At a time when the image of American foreign policy is tarnished in the whole world, particularly because of the Iraq war, the common perceptions of American foreign policy in Nepal too are not positive. Some argue that the US arms support during the heyday of the Maoist insurgency merely intensified violence and killings of innocent people.

The support made the government totally rely on arms security tactics unwilling to seek peaceful settlements of disputes. The 12-point pact between the seven party alliance and the Maoists, which led to the popular uprising burning to ashes the king's desire of dictatorship, drew sharp criticisms from the Bush administration.

On the eve of April uprising, the American ambassador to Nepal, James F Moriarty called on the SPA to break the pact with the Maoists and reconcile with the monarch contrary to the spirit of the people. Moriarty's visits of army camps and frequent speeches about domestic political affairs do not conform to diplomatic norms and etiquette, and principles of Vienna Conventions on diplomatic relations. The arm deal between the government and the Maoists was unreasonably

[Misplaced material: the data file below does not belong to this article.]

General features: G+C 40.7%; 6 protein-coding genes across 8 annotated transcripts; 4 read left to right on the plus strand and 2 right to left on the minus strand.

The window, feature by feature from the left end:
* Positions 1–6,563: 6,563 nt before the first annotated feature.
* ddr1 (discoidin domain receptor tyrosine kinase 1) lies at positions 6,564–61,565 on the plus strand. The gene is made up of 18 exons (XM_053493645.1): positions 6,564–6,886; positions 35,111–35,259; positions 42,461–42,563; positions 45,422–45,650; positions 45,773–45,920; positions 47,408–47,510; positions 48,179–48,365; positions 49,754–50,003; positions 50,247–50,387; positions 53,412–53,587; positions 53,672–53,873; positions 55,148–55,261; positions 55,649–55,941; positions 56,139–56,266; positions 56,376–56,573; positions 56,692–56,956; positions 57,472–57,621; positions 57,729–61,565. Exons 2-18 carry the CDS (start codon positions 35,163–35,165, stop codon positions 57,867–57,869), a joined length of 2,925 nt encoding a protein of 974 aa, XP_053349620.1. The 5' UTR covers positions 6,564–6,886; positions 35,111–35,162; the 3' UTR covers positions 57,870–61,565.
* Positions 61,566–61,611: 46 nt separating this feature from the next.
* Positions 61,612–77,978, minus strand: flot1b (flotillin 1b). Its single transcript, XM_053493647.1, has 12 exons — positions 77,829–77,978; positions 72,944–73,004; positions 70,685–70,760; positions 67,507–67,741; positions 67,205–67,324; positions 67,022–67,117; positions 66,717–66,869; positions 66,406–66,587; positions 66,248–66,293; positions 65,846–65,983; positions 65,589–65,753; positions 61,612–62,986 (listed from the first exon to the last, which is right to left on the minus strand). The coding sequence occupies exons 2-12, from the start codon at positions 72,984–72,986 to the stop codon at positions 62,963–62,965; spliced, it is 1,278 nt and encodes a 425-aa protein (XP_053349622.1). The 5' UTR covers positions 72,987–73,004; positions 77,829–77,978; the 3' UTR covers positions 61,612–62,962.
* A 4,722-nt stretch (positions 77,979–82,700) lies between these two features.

delayed, partly due to the threat of suspension of aids by America if the conditions put forward by it are ignored.

Of late, the recurrent meetings of the ambassador with the prime minister are believed to have stalled the peace process, not allowing in one pretext or the other the formation of the interim government, including the Maoists -- pre-condition for holding constituent assembly elections. The visit of US Under Secretary of State for Management Henrietta H Fore seems to have further strengthened the official position of its mission in Nepal. All these developments have naturally generated suspicions in various quarters about its growing concerns in Nepal.